One account attributes the Chief Executive’s change of heart to, among other things, maturing public attitudes, coordinated public pressure, and the support of his Vice President, George H. W. Bush.
The official apology contained in the Act, as adopted, reads:
The Congress recognizes that, as described in the Commission on Wartime Relocation and Internment of Civilians, a grave injustice was done to both citizens and permanent residents of Japanese ancestry by the evacuation, relocation, and internment of civilians during World War II.
As the Commission documents, these actions were carried out without adequate security reasons and without any acts of espionage or sabotage documented by the Commission, and were motivated largely by racial prejudice, wartime hysteria, and a failure of political leadership.
The excluded individuals of Japanese ancestry suffered enormous damages, both material and intangible, and there were incalculable losses in education and job training, all of which resulted in significant human suffering for which appropriate compensation has not been made.
For these fundamental violations of the basic civil liberties and constitutional rights of these individuals of Japanese ancestry, the Congress apologizes on behalf of the Nation.
Even after the Act was signed into law, authorizing a total of $1.25 billion for distribution, securing full funding proved difficult. In its final year, the Reagan Administration budgeted only $20,000,000 for redress payments—enough to pay 1,000 individuals. In 1990, a bill spearheaded by Sen. Inouye required that all reparations payments would be made within three years. On October 9, 1990, the first nine checks were issued to survivors. When it was discovered that there existed about 80,000 eligible, more funds were appropriated by the Civil Liberties Act Amendments of 1992—a half-century after Executive Order 9066 was issued. In all, by 1999 disbursements were made to 82,210 Japanese Americans or their heirs at a cost of $1.6 billion.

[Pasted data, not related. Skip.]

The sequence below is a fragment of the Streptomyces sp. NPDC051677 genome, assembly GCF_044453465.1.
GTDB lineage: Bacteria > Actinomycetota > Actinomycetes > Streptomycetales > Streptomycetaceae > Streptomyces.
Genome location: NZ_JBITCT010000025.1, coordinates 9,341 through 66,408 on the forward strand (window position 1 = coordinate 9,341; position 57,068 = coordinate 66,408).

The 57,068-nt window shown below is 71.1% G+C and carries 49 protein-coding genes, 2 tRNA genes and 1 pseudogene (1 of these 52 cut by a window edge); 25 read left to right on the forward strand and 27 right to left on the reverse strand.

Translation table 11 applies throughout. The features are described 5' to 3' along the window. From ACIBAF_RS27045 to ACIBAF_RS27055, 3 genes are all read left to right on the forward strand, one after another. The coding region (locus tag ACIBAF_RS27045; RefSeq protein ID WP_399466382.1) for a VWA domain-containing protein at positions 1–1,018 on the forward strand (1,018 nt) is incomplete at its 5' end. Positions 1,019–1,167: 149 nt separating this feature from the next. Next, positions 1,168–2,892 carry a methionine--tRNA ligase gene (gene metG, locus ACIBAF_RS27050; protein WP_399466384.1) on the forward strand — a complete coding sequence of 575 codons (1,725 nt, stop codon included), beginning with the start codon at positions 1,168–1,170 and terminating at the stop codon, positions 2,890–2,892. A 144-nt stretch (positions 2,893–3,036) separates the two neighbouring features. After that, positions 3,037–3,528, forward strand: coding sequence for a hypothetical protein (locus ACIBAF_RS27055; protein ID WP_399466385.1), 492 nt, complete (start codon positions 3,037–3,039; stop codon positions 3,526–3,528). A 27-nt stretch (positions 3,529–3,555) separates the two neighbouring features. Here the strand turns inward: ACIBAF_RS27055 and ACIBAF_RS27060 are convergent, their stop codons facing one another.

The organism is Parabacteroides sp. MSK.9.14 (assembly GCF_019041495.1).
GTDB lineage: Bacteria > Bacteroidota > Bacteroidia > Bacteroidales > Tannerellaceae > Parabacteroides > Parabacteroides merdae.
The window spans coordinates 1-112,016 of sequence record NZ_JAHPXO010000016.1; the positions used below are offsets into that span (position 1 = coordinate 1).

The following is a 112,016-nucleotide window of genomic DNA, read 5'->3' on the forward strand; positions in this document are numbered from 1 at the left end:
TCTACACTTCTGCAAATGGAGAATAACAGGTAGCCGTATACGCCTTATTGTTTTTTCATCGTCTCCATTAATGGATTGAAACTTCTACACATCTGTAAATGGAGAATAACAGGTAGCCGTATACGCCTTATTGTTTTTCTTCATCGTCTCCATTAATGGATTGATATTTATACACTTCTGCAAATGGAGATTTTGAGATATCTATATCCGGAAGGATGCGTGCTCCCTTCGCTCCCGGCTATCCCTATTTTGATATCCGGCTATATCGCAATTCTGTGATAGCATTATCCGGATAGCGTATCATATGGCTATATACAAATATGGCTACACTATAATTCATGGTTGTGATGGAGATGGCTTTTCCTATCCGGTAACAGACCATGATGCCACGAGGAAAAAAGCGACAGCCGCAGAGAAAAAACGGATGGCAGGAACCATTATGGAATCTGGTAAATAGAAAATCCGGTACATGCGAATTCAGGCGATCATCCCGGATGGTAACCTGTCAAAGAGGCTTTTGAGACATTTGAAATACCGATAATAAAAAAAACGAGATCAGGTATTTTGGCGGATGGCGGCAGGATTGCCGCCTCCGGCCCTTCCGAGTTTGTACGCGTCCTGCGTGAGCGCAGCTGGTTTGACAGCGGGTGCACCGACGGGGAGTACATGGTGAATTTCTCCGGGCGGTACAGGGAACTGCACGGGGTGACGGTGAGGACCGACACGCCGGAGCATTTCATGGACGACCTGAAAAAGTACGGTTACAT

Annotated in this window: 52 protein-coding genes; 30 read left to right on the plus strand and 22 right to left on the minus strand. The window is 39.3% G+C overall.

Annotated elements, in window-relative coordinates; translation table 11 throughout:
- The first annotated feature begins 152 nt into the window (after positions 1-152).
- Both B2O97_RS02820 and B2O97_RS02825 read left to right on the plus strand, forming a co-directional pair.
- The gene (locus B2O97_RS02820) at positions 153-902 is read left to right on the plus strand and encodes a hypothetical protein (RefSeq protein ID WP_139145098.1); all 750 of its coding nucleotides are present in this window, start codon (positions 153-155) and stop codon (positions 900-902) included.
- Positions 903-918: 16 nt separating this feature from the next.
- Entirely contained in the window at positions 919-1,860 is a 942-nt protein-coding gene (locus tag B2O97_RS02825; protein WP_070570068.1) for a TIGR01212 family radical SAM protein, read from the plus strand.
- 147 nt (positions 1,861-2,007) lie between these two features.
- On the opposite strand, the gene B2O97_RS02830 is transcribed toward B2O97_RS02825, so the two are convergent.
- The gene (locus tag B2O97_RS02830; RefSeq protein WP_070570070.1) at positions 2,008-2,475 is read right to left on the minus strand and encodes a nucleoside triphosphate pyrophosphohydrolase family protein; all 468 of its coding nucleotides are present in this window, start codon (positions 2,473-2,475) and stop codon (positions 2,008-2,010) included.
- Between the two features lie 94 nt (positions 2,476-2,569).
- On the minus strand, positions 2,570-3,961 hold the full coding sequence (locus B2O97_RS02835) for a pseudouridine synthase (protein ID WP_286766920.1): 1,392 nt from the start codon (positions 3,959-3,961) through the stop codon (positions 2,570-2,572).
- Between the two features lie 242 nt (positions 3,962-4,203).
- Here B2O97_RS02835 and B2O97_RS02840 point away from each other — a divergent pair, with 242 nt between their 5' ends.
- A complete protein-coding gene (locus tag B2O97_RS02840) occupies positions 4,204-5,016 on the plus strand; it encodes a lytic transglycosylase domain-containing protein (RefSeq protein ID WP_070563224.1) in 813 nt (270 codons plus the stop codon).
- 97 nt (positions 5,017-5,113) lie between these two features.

Moral authority is a powerful thing. Nao Takasugi was an internee as a 19-year-old and, after earning an undergraduate degree from Temple and a Wharton M.B.A., a successful Oxnard businessman, where he served as Mayor and City Councilman for 10 years. He was elected to the Assembly in 1992 and served three terms. For those of us who had the opportunity to work with him, he was a man of unimpeachable integrity—and few words, except as required. The Los Angeles Times reported on the Assembly’s consideration of a Remembrance Day resolution in 1997, where his passion and eloquence caused his moderate Republican colleague, Brooks Firestone, to stand down and abstain. (Firestone expressed fear that “America’s losses at the hand of Japan will be forgotten.”) GOP Assemblyman Tom McClintock of Thousand Oaks—who was at the time and remains now, elected to the Congress from Northern California, five steps to the right of Attila the Hun—disagreed with Firestone’s trying to send a broader message about Japan’s role in the Pacific conflict. He said:
Japan’s involvement has nothing to do with loyal American citizens who happen to be of Japanese ancestry.
Fifty-five years before, the late Senator Ralph Dills, then an Assemblyman, was the only member of our Legislature to vote against internment. (He represented the city of Gardena; it and other parts of his district had a substantial Japanese-American population. Apparently, familiarity also breeds respect—perhaps even affection.)
I don’t recall if it was that debate, one before that, or during Assemblyman Takasugi’s final year, but there was another memorable aspect: its conclusion. More conservative members of his minority caucus also complained about its lack of “balance.” He was recognized and said, simply:
Mr. Speaker and Members: I…was…there.
There may have been additional discourse, but it’s beyond my memory.
Next Friday: Natives, Braceros, and Plutocrats.
Footnote: Nine years ago, I was inspired by Remembrance Day and the photographs of Dorothea Lange at the Oakland Museum, to write a screenplay that connects victims of World War II to those of September 11. It’s called Yonsei. Here’s my brief video introduction:
You can read Yonsei here.